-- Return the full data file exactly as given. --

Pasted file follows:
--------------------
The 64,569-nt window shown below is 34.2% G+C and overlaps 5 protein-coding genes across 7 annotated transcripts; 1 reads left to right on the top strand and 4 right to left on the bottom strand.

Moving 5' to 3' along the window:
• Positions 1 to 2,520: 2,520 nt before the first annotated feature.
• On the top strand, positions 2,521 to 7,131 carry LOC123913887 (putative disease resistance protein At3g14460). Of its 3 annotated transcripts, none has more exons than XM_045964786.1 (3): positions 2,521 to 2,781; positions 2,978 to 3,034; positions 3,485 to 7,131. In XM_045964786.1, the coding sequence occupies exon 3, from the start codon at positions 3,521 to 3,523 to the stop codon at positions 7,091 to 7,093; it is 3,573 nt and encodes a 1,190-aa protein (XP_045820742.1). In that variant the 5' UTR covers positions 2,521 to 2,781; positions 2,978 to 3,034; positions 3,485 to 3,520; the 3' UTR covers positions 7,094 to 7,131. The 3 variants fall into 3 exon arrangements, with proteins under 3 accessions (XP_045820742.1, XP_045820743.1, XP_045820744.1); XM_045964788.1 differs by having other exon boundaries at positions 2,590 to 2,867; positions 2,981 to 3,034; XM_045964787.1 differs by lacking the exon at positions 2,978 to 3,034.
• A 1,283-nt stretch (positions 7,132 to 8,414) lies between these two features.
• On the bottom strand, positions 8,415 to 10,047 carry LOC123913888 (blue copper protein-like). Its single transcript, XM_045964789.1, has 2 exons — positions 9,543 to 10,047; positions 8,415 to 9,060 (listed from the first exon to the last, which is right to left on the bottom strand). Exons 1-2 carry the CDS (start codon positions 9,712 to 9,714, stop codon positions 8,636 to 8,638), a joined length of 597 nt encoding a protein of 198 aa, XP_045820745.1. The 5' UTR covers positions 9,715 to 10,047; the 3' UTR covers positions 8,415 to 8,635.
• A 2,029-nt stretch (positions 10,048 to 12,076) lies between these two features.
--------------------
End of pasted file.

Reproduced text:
The 64,569-nt window shown below is 34.2% G+C and overlaps 5 protein-coding genes across 7 annotated transcripts; 1 reads left to right on the top strand and 4 right to left on the bottom strand.

Moving 5' to 3' along the window:
• Positions 1 to 2,520: 2,520 nt before the first annotated feature.
• On the top strand, positions 2,521 to 7,131 carry LOC123913887 (putative disease resistance protein At3g14460). Of its 3 annotated transcripts, none has more exons than XM_045964786.1 (3): positions 2,521 to 2,781; positions 2,978 to 3,034; positions 3,485 to 7,131. In XM_045964786.1, the coding sequence occupies exon 3, from the start codon at positions 3,521 to 3,523 to the stop codon at positions 7,091 to 7,093; it is 3,573 nt and encodes a 1,190-aa protein (XP_045820742.1). In that variant the 5' UTR covers positions 2,521 to 2,781; positions 2,978 to 3,034; positions 3,485 to 3,520; the 3' UTR covers positions 7,094 to 7,131. The 3 variants fall into 3 exon arrangements, with proteins under 3 accessions (XP_045820742.1, XP_045820743.1, XP_045820744.1); XM_045964788.1 differs by having other exon boundaries at positions 2,590 to 2,867; positions 2,981 to 3,034; XM_045964787.1 differs by lacking the exon at positions 2,978 to 3,034.
• A 1,283-nt stretch (positions 7,132 to 8,414) lies between these two features.
• On the bottom strand, positions 8,415 to 10,047 carry LOC123913888 (blue copper protein-like). Its single transcript, XM_045964789.1, has 2 exons — positions 9,543 to 10,047; positions 8,415 to 9,060 (listed from the first exon to the last, which is right to left on the bottom strand). Exons 1-2 carry the CDS (start codon positions 9,712 to 9,714, stop codon positions 8,636 to 8,638), a joined length of 597 nt encoding a protein of 198 aa, XP_045820745.1. The 5' UTR covers positions 9,715 to 10,047; the 3' UTR covers positions 8,415 to 8,635.
• A 2,029-nt stretch (positions 10,048 to 12,076) lies between these two features.